Now that that’s out of the way, there’s no single right way to structure a presentation. One possibility is:

  • Intro
  • Section 1
  • Section 2
  • Section 3
  • Conclusion

Sounds pretty simple, right? “Chunking” your information into sections helps people remember it. Better than slapping some random info on your slides and meandering through your topic in no apparent order.

Another powerful structure follows a story. You can talk about a problem, and how your design solves it at each step, resulting in happy users. Just like the Hero’s Journey.

  • Intro
  • Background and problem begins (Act 1)
  • Problem gets more challenging (Act 2)
  • Solution (your awesome proposal, Act 2-3)
  • Conclusion

People love stories. Stories are memorable and give meaning to otherwise meaningless events.

If you structure your presentation like a story, make sure it has:

  • Characters (Engineers, customers, components of a system)
  • A challenge (a customer problem, a technical challenge)
  • A climax (how you solved or will solve the problem, often dramatic)
  • A resolution (how the characters improved after solving the problem)

Intro

The intro section should be short. Maybe 1-3 slides.

The first slide has the presentation’s title and your name. Super simple. You can create a crazy, memorable design, but that’s not necessary for more informal talks.

The next 1-2 slides are optional. They might have the objectives and key messages. But maybe not. Why?

If you’re goal is to persuade people, don’t explicitly state that. Your job is to create a friendly atmosphere where they can willingly understand your information. By showing them how they’ll benefit from your proposal, they will happily make the decision on their own. Your objective in this case is to provide information, and you can have a single-slide intro.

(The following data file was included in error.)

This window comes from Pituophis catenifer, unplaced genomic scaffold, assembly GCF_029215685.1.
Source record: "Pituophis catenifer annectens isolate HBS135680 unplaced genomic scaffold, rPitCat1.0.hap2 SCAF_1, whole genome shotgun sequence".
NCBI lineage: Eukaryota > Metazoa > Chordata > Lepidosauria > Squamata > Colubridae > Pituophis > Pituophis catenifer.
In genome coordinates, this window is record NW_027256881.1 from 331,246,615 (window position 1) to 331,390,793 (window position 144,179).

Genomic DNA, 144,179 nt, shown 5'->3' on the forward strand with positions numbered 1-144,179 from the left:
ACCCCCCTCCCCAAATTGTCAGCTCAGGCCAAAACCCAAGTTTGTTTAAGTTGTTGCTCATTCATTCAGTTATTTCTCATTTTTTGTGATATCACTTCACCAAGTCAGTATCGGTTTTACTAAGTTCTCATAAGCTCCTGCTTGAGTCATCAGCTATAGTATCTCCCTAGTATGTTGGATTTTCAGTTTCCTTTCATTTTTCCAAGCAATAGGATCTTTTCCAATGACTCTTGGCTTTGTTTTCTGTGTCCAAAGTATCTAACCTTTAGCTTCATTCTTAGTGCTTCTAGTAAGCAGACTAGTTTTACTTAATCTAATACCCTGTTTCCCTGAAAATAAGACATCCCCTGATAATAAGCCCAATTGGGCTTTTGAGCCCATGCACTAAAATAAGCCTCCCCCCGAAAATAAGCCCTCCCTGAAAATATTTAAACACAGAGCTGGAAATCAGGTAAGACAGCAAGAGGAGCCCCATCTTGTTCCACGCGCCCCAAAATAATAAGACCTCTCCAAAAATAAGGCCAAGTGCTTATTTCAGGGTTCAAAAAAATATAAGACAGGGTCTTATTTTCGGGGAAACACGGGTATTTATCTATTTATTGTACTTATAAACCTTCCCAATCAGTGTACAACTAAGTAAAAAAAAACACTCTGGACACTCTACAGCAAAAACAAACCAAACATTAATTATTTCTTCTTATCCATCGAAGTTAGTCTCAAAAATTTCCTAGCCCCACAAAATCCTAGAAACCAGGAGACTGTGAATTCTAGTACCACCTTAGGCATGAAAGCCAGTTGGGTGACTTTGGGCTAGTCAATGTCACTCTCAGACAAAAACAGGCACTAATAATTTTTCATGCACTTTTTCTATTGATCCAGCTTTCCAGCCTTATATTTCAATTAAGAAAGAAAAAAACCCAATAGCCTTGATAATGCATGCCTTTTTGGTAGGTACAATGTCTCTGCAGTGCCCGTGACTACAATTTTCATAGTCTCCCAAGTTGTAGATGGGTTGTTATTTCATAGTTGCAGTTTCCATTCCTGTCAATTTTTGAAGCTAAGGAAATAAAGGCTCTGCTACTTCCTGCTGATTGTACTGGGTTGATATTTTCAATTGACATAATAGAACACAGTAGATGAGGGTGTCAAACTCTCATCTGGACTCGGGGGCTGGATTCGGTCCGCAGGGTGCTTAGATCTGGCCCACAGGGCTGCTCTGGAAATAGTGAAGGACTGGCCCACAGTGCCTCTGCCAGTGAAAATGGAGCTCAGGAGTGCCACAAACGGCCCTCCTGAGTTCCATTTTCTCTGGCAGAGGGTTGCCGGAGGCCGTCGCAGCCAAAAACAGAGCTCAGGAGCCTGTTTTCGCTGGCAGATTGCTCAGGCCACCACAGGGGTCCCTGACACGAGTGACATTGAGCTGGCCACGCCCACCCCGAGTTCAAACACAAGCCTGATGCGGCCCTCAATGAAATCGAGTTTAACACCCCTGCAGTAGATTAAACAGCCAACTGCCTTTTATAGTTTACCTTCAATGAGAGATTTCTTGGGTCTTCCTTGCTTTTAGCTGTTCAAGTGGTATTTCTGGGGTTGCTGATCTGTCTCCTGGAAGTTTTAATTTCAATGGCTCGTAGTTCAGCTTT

You can also do a longer intro where you provide background information about your topic. For Steve the software engineer, he might start with a few slides explaining how the company’s iOS app is used. Of course, that might be enough content for a longer section.

Main Sections

This is the meat of your presentation (sorry, vegans).

At the start of every section, you can optionally put a slide that has nothing except a title for the section. Sections don’t need to be formal, but you as the presenter know the key points you want to make in each part.

As you create your slides, keep hinting or explicitly stating your main messages. Use images to highlight key points. It’s OK to have slides that have 1 sentence on them. In fact, this is an excellent way to emphasize your main messages.

Make things easy to understand. I like to keep slides simple, almost minimalist. The clearer and concise you can be, the easier your info is to understand.

If you’re telling a story (or multiple stories), let your voice take the lead. Tie the story back to your main messages. Use your body to emphasize the story, and point to the slides as a supplement. The audience should not be reading the story. They should be listening to it, and watching it.

In the main sections, you can add things like AutoCAD drawings and flowcharts. Depending on your purpose and audience, you might go deeper into the technical details. Keep relating why your info matters to the audience.

When there are non-technical people in the room, try to take as little time as possible on the highly technical details. People in sales and marketing don’t care how you solved a problem. They care about the results. They care about why your solution will help get more customers. Talk about that and they will gladly listen.